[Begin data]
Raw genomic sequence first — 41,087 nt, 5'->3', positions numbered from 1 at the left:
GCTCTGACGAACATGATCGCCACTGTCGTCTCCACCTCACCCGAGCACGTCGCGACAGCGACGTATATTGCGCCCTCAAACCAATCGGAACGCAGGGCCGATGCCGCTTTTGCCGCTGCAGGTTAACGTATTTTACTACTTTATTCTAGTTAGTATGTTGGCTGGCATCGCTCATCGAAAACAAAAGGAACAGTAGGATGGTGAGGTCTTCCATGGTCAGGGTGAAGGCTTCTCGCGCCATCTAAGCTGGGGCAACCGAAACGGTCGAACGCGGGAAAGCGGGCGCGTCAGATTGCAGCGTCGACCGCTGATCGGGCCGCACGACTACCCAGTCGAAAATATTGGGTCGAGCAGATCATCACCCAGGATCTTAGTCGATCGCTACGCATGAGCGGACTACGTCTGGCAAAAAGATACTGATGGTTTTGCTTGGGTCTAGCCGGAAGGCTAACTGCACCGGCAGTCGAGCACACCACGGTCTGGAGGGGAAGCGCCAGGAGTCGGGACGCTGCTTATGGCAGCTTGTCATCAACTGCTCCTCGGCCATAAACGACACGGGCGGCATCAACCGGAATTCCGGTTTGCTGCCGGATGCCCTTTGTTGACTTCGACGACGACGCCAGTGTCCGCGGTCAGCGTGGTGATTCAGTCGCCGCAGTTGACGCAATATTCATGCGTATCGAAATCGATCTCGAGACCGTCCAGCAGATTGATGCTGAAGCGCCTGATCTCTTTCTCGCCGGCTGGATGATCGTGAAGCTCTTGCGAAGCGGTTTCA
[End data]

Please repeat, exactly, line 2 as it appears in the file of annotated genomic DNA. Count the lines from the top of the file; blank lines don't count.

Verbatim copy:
GCTCTGACGAACATGATCGCCACTGTCGTCTCCACCTCACCCGAGCACGTCGCGACAGCGACGTATATTGCGCCCTCAAACCAATCGGAACGCAGGGCCGATGCCGCTTTTGCCGCTGCAGGTTAACGTATTTTACTACTTTATTCTAGTTAGTATGTTGGCTGGCATCGCTCATCGAAAACAAAAGGAACAGTAGGATGGTGAGGTCTTCCATGGTCAGGGTGAAGGCTTCTCGCGCCATCTAAGCTGGGGCAACCGAAACGGTCGAACGCGGGAAAGCGGGCGCGTCAGATTGCAGCGTCGACCGCTGATCGGGCCGCACGACTACCCAGTCGAAAATATTGGGTCGAGCAGATCATCACCCAGGATCTTAGTCGATCGCTACGCATGAGCGGACTACGTCTGGCAAAAAGATACTGATGGTTTTGCTTGGGTCTAGCCGGAAGGCTAACTGCACCGGCAGTCGAGCACACCACGGTCTGGAGGGGAAGCGCCAGGAGTCGGGACGCTGCTTATGGCAGCTTGTCATCAACTGCTCCTCGGCCATAAACGACACGGGCGGCATCAACCGGAATTCCGGTTTGCTGCCGGATGCCCTTTGTTGACTTCGACGACGACGCCAGTGTCCGCGGTCAGCGTGGTGATTCAGTCGCCGCAGTTGACGCAATATTCATGCGTATCGAAATCGATCTCGAGACCGTCCAGCAGATTGATGCTGAAGCGCCTGATCTCTTTCTCGCCGGCTGGATGATCGTGAAGCTCTTGCGAAGCGGTTTCA